want me to critique your story

Want Me to Critique Your Story?

want me to critique your story pinterestWould you like me edit an excerpt of your writing?

I have a new series in mind for the blog, which I think will prove fun and instructive for all of us.

Here’s how it works.

If you’re interested in participating, send me a page of your work-in-progress.

You can email me here. Attachments aren’t allowed, so you’ll need to copy/paste your chosen excerpt into the body of the email.

Please include:

  • The story title.
  • The genre.
  • Your name.
  • Any particular comments or questions you have about the piece.
  • The excerpt to be critiqued (should be no more than 1,000 words).

Every month or so, I’ll choose a submission to critique. I probably won’t publish the entire excerpt, but just enough to comment on and talk about. I’ll be focusing on one or two principles in each post, based on whatever each submission offers.

The results will be posted here on the blog with an accompanying article with tips for improvement and comments on things well done.

I can’t guarantee all submissions will be posted. And please note only those posted will be critiqued. (I will also not be responding to the emailed submissions I receive unless and until I post a critique.) I’ll choose the submissions I feel can best help everyone who reads the critiques.

Sound like fun? We’ll try our first critique out in a few weeks, and you all like it, we’ll keep doing it!

Wordplayers, tell me what you think! Do you like the idea of doing a series of posts based on critiques? Tell me in the comments!

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About K.M. Weiland | @KMWeiland

K.M. Weiland lives in make-believe worlds, talks to imaginary friends, and survives primarily on chocolate truffles and espresso. She is the IPPY and NIEA Award-winning and internationally published author of the Amazon bestsellers Outlining Your Novel and Structuring Your Novel. She writes historical and speculative fiction from her home in western Nebraska and mentors authors on her award-winning website.

Comments

  1. I would love you to critique a section of my novel! Brilliant!

    Jo Hampshire UK
    Creating My Odyssey – Liberating the Real Me After Thirty Years Of Depression and Anxiety http://www.jo-b-creative.blogspot.co.uk

  2. Yes, I’m interested. It would be great to have an unbias professional to look at my work. Currently, I have no one to critique my writing and desperately need other eyes.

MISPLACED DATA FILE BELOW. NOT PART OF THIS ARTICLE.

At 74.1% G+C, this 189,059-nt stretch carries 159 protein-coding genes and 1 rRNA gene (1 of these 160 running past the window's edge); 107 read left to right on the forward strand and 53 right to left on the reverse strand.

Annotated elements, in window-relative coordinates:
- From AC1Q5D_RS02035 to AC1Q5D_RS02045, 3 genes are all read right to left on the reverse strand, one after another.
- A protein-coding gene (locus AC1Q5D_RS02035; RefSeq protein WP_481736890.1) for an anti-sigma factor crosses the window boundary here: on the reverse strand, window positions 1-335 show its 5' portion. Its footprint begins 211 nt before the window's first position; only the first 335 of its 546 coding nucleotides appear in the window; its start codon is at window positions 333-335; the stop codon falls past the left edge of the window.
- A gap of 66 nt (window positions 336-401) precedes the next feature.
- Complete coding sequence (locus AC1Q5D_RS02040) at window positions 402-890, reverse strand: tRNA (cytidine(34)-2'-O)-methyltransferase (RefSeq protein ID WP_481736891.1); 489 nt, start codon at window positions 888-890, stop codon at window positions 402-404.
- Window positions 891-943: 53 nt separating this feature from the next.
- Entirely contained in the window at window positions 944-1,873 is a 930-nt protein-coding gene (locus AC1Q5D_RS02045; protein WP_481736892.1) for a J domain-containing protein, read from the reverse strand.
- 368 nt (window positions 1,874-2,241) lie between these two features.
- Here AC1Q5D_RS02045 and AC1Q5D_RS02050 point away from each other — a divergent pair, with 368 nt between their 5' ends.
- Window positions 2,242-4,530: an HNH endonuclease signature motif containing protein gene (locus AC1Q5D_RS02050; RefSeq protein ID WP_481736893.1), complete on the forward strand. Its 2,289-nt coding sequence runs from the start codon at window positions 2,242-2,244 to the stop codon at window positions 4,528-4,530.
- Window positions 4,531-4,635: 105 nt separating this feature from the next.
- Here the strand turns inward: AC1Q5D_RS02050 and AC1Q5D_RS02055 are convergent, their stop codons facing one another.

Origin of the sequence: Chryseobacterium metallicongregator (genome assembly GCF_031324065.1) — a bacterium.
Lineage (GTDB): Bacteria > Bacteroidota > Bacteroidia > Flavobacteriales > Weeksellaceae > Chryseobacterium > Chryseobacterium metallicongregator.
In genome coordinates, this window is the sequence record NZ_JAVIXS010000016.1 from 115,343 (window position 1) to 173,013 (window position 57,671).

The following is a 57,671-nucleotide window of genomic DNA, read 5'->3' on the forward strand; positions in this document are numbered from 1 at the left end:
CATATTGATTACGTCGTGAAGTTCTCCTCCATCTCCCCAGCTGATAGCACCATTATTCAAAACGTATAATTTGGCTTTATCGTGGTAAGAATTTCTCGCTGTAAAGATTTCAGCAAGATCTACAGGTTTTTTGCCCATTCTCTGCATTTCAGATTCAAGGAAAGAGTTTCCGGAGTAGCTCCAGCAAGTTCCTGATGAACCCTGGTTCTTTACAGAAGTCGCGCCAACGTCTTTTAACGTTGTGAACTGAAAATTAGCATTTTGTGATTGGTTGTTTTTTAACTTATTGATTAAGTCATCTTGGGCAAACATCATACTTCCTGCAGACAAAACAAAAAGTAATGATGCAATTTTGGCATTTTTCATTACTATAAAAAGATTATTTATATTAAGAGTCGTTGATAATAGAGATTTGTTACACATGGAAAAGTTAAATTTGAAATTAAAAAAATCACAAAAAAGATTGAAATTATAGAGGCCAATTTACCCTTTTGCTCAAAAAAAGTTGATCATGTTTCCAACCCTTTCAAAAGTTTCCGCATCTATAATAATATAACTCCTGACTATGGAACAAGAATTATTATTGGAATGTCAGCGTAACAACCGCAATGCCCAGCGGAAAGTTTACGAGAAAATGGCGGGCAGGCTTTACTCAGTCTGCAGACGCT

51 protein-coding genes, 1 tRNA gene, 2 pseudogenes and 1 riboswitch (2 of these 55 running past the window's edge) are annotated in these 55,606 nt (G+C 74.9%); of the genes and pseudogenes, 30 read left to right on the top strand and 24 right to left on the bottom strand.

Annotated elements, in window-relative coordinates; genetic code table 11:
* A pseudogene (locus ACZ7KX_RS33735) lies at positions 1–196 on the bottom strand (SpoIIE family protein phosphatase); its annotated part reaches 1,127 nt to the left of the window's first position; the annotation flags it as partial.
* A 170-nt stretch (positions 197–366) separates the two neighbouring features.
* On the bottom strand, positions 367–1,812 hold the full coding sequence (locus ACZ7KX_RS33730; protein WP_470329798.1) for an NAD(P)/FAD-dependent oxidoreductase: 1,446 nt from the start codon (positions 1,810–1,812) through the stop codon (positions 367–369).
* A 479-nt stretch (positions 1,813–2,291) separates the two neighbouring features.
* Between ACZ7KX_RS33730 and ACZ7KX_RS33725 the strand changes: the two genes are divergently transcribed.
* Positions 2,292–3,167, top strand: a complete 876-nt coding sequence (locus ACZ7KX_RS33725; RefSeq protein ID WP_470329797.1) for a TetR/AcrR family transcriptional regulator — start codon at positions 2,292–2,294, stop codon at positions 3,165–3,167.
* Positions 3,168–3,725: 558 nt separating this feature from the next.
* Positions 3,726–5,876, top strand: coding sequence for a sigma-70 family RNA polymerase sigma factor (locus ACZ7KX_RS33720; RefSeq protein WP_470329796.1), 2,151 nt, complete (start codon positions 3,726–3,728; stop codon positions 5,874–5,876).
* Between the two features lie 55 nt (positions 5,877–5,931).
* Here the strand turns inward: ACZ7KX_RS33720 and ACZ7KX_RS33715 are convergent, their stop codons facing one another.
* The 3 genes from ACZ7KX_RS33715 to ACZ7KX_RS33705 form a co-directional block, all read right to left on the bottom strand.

When can I get started?

    • K.M. Weiland | @KMWeiland says:

      Go head and submit. I can’t guarantee than all submissions will be critiqued, but I will do the first one sometime early next month.

  3. Thank you so much for this opportunity to have our scenes critiqued.

  4. What a noble gesture of yours.

    I hope this offer is also available for short books about financial mentoring.

    Best greets,

    Pedro

  5. Thank you for the valuable author and the free books. What a great way to begin my day.

  6. Yay! This is perfect! I will submit late today or tomorrow. Do you need the format double spaced? Thank you so much for doing this!

  7. This is a great opportunity for me as an unpublished writer. Chances are a lot of your readers are feeling this way.

  8. I think this is a great idea. It would provide a much need venue for us unpublished word slayers.

  9. Andrew Park says:

    You are very generous, K. M. Weiland. Like Bob (above) my scenes are a bit over 1,000 words. I could send you a complete scene and if you stop reading at word 1,000, then them’s the breaks

  10. Paula T. Phillips says:

    I think this is a wonderful idea. Not only can we learn from you, but also from each other. Paula T. Phillips

  11. Question: Is there a limit to how many times we can participate?

  12. Yes! I love the idea of this series. I’ll be submitting an excerpt soon.

  13. Sounds interesting. I’m curious about how you picked that word count and what sorts of things you expect to be revealed in that space. That’s about four pages, double-spaced at 12 point TNR.